An apocryphal tale tells of an American who claimed to own George Washington’s axe. “Three times,” he exclaims, the axe has “had its handle replaced, and twice had its head replaced!”
This is a joke that has been rendered in more serious form by philosophers throughout the ages — perhaps most famously in Plutarch’s Life of Theseus — and it may be time now to consider it in relation to the United States. People and countries change, as they must. But, as with Washington’s axe, to change too much is to invite the possibility not merely of alteration, but of replacement. Predicated, as it is, on an established set of principles — rather than merely on geographical or racial fact — America could presumably reach a point at which it could no longer usefully be called America. How close to that point are we?
I was born in England in 1984, two days before Ronald Reagan was elected to a second term. As a small child, I watched the Space Shuttle take off from Cape Canaveral in Florida. I had an Apollo 11 lunchbox. With varying levels of awareness, I saw the United States defeat Communism, come to Kuwait’s aid in 1991, and rise to hyperpower status. During the 1990s, I watched in awe as Silicon Valley revolutionized the world. Once, my father told me that the difference between the average Briton and the average American was that a Briton looks at a man driving a Ferrari and thinks, “What a b*****d,” while an American thinks, “I’ll be him one day.” This my father considered a great virtue — as do I. By the time that I was ten years old, I didn’t just think that America was the world’s great hope, I knew it.
On frequent visits across the pond, I saw little to disabuse me of these notions. America was just different: There was no crushing class system, and it had a genuine and unique scope for immigrants to integrate fully, and the virtue of living under the protection of the greatest constitution in the history of the world. There was opportunity, too. Christopher Hitchens, by no means short of talent, once wrote that he had been compelled to move to America because “life in Britain had seemed like one long antechamber to a room that had too many barriers to entry.” Britain treated me well in a great many ways, but I understand what Hitchens meant: America is mercifully lacking in gatekeepers.
Inevitably, this translates into politics. British elections are mean-spirited and meretricious affairs that reveal what the country has become in its post-imperial form. In them, the focus flits between mercenary discussion of what the government is going to give the people and petty bickering over inconsequential details such as which schools the candidates went to and how much money they have. Few principles are at stake because classical liberalism is largely dead, so debates ultimately boil down to the question of who is going to run the welfare system more efficiently. The candidates’ arguments are full of nebulous, slippery words, such as “fairness” and “investment” — and the never-ending substitution of the word “community” for “government.” You would never hear Kennedy’s famous “Ask not what your country can do for you” line in a British political context because nobody would understand what he was talking about. Only in America. Anyone can make it there!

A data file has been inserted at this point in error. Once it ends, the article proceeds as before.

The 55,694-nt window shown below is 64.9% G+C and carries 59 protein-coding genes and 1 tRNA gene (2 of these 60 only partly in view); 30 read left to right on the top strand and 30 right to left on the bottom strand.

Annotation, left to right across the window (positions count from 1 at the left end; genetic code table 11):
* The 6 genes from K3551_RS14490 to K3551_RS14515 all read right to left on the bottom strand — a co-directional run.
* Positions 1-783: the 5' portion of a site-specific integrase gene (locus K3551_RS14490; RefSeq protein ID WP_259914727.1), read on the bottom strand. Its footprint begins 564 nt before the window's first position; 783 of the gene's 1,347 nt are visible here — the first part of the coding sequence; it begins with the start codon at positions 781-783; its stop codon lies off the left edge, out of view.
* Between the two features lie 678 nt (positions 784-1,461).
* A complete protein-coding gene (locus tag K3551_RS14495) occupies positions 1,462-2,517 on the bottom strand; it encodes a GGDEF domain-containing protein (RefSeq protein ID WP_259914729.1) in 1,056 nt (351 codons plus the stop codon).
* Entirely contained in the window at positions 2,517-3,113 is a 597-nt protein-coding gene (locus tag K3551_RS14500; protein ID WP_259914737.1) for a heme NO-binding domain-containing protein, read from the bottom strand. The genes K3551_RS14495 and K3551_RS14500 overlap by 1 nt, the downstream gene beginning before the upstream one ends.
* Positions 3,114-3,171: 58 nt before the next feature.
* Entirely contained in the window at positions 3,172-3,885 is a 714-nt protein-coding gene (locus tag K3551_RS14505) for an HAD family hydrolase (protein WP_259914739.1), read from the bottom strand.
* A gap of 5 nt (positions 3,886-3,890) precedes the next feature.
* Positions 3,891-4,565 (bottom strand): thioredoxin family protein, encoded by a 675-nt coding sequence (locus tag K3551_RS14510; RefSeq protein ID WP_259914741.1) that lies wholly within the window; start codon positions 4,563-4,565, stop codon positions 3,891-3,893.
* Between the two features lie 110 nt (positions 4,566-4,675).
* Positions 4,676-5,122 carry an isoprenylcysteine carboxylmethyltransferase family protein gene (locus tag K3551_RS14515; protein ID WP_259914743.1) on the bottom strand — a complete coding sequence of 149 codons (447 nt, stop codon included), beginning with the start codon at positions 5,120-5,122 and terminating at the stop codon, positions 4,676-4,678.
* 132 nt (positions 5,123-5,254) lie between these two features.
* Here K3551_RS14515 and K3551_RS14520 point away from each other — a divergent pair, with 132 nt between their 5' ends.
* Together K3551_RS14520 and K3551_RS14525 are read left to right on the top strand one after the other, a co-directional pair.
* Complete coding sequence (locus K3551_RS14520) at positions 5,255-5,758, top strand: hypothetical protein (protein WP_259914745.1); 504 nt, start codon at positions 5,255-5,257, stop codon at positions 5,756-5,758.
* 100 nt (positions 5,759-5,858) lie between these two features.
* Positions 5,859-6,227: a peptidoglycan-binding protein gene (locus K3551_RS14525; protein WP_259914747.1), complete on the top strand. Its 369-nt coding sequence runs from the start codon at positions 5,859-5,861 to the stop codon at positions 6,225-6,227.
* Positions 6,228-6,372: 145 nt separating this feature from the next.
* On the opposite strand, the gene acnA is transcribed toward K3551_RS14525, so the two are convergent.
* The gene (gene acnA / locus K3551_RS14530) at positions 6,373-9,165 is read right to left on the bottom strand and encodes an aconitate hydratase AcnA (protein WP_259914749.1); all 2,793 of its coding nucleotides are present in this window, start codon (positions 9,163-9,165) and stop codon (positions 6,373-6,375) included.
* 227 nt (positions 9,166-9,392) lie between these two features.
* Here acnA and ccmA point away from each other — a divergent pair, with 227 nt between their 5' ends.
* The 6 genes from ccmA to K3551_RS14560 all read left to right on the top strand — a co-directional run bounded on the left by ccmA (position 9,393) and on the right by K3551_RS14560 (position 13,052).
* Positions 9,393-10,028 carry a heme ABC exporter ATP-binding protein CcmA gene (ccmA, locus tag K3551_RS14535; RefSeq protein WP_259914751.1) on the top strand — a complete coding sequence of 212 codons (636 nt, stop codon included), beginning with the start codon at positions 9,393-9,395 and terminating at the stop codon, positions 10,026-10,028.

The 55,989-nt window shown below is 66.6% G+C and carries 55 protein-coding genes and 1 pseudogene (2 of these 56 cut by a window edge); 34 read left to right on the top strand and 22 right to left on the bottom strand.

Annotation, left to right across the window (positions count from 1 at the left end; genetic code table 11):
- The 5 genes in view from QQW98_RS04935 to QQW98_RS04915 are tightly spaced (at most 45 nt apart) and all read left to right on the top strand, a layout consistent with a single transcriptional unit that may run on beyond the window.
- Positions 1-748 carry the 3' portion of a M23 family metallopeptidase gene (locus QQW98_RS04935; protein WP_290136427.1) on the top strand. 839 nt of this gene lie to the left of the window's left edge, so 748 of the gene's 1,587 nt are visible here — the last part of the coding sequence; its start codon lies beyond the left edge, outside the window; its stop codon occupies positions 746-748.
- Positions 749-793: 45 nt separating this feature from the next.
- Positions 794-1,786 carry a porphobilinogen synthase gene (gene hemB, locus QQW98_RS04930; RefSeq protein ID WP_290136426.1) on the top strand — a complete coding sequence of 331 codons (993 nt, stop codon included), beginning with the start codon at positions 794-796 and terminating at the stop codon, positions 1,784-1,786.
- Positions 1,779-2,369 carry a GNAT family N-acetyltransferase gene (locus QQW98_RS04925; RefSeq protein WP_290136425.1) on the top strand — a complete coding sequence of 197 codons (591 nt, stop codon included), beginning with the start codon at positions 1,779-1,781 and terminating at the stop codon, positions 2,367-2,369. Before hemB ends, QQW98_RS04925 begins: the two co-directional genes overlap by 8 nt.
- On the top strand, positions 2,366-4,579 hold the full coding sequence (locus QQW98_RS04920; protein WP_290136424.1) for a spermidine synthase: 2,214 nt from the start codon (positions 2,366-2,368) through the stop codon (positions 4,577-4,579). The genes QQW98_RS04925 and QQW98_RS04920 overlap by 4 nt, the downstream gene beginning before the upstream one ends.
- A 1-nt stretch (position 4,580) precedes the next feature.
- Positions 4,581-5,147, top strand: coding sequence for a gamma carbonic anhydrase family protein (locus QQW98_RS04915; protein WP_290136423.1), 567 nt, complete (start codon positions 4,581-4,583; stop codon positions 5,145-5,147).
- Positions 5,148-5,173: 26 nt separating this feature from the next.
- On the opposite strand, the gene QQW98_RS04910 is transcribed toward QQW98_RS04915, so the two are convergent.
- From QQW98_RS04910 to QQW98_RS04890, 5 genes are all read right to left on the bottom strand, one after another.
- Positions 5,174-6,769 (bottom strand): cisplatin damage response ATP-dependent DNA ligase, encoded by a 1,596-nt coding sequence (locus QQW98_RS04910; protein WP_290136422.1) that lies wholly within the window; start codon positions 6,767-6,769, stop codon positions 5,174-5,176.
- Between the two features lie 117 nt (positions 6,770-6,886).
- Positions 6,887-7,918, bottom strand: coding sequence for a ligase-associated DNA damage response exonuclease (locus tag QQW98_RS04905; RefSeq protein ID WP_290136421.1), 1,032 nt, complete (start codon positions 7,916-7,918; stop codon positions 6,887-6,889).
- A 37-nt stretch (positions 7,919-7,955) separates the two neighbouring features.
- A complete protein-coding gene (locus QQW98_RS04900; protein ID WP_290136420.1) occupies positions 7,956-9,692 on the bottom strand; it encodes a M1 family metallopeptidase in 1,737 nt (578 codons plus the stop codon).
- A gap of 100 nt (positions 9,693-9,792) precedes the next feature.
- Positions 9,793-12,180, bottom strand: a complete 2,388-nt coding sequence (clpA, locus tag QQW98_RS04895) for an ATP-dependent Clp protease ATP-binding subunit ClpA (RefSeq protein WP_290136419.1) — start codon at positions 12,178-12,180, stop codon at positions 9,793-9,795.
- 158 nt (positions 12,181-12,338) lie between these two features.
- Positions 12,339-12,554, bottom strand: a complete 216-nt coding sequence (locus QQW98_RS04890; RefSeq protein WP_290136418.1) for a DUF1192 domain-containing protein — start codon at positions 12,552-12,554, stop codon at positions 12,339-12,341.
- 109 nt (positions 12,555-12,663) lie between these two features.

But, consider this: A president of the United States just ran a reelection campaign based on the promise of government largess, exploitation of class division, the demonization of success, the glorification of identity politics, and the presumption that women are a helpless interest group; and he did so while steadfastly refusing to acknowledge the looming — potentially fatal — crisis that the country faces. And it worked.
Worse, as David Harsanyi has observed, “the president’s central case rests on the idea that individuals should view government as society’s moral center, the engine of prosperity and the arbiter of fairness.” This stunted and tawdry vision of American life was best summed up in his campaign’s contemptible Life of Julia cartoon, which portrayed the American Dream as being impossible without heavy cradle-to-grave government, and in which the civic society that Tocqueville correctly saw as the hallmark of the republic was wholly ignored — if not disdained outright. “Government is the only thing we all belong to,” declared a video at the opening of the Democratic National Convention. In another age, this contention would have been met with incredulity and confusion; in ours, it was cheered.
So, too, were the two central achievements of Obama’s first term: the spending of an unprecedented amount of borrowed money on the president’s political allies, and the turning of the health-care system over to the bureaucracyin a “reform” that, inter alia, stipulates that to be alive is to owe something to Washington. The latter move involves a claim on the people that no free government should ever make, and that no American government has ever made before. For these grave missteps, the president suffered an epic loss in Congress in 2010. The revolt looked promising, but then — for whatever reasons — he was reelected. Now, Obama has the chance to remake the Supreme Court and remake America’s Constitution, too. Who doubts he will take it?